Japanese Prime Minister Fumio Kishida was safely evacuated Saturday after a man appeared to throw an explosive device in his direction at a campaign event.
The incident happened at a small fishing port in Wakayama, in western Japan, where Kishida was scheduled to give a speech in support of a ruling party candidate for upcoming elections.
Video from the scene showed a man throwing what appeared to be a small metal pipe or canister, which landed near Kishida. Security agents quickly knocked the object away and rushed Kishida away.
According to videos posted on social media, the explosion did not occur until at least 30 seconds after it was thrown, possibly allowing people to evacuate the immediate area. No injuries have been reported.
Video also showed several police tackling a young man in a black hoodie. Japanese media reported Ryuji Kimora, a 24-year-old man from Hyogo Prefecture, was arrested at the scene. Police said they are still investigating a motive.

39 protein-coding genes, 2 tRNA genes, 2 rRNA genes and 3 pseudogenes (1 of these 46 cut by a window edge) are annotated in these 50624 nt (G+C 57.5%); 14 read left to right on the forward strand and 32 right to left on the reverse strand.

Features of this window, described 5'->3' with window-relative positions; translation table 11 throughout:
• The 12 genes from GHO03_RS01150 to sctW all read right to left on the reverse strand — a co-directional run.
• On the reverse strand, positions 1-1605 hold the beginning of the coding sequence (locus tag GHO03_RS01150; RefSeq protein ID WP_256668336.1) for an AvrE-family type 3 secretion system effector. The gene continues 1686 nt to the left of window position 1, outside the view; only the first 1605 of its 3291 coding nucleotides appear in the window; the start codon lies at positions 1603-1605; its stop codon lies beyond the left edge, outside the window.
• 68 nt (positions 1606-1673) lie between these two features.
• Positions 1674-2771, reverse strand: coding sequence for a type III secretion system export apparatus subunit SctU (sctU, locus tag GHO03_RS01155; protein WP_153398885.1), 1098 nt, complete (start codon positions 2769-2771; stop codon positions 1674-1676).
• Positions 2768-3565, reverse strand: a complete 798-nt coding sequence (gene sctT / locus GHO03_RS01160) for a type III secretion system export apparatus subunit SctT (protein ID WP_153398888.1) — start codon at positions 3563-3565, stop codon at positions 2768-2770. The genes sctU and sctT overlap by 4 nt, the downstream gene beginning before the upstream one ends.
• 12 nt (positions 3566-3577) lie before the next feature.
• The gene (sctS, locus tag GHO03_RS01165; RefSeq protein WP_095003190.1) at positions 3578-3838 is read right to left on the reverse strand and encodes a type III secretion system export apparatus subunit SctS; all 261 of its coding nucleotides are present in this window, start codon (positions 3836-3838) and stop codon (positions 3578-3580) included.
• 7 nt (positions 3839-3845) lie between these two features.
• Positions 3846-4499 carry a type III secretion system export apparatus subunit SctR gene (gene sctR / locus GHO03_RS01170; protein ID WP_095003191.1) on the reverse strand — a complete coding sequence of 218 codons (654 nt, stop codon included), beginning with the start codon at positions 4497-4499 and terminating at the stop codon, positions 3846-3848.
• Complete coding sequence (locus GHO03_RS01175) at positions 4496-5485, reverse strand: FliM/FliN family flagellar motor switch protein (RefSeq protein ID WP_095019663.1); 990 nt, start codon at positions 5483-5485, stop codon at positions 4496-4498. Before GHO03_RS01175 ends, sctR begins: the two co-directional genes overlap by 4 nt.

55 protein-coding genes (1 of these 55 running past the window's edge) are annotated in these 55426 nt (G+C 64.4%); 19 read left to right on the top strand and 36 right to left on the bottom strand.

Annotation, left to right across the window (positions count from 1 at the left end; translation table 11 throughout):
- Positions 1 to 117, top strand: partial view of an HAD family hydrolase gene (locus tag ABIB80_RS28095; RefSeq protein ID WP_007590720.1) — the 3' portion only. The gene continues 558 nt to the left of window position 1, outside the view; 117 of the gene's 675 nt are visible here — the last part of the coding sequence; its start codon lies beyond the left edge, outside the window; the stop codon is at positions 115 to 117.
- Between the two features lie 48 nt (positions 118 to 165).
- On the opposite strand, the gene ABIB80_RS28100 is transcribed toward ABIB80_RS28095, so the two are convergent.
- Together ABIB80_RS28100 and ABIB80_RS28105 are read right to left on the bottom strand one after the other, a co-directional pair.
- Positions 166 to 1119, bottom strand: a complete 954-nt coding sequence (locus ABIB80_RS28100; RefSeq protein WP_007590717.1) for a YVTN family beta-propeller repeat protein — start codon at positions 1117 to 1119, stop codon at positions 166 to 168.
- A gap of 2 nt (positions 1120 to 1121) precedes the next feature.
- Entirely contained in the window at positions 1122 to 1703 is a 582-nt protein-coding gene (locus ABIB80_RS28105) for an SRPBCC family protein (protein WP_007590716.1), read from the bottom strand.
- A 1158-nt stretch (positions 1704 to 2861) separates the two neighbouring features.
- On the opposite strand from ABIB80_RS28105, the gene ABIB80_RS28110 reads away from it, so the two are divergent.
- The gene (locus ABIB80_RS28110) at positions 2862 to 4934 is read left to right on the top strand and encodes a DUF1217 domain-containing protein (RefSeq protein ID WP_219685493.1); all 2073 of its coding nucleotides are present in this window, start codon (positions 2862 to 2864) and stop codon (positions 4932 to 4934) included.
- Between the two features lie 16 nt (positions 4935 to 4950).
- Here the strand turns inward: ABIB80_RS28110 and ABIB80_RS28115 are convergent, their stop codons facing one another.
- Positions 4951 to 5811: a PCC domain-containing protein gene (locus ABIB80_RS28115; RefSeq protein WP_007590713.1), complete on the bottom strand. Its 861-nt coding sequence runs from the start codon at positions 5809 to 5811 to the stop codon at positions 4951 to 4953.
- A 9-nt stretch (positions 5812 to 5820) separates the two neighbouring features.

According to the Asahi Shimbun newspaper, police found a second, similar explosive device at the scene. It is not clear what type of explosive was used.
Kishida, who was evacuated by car, continued his planned political activities later Saturday, vowing the incident would not derail the April 23 by-elections for Japan’s lower house of parliament.
“Together with you all, we have to carry on with the election,” Kishida said at a speech at another location in Wakayama, according to the Kyodo news agency.
The incident was especially unnerving since it came just eight months after former Japanese Prime Minister Shinzo Abe was assassinated by a man with a homemade gun during a public political event.
Political violence has been extremely rare in Japan in recent decades. But the Abe assassination prompted calls for tighter security at political events, where politicians frequently interact with citizens in a highly personal manner.
“Japan has had almost a year to improve security since the Abe assassination and will host world leaders at a G-7 summit next month,” said Jeffrey J. Hall, a Japanese politics specialist at the Kanda University of International Studies.
“Questions will be asked about whether enough was done to prevent this man from throwing an explosive device at the prime minister,” he added.
Chief Cabinet Secretary Hirokazu Matsuno vowed the government will take necessary steps to ensure security at the G-7 and called for the National Police Agency to ensure the protection of high-profile figures.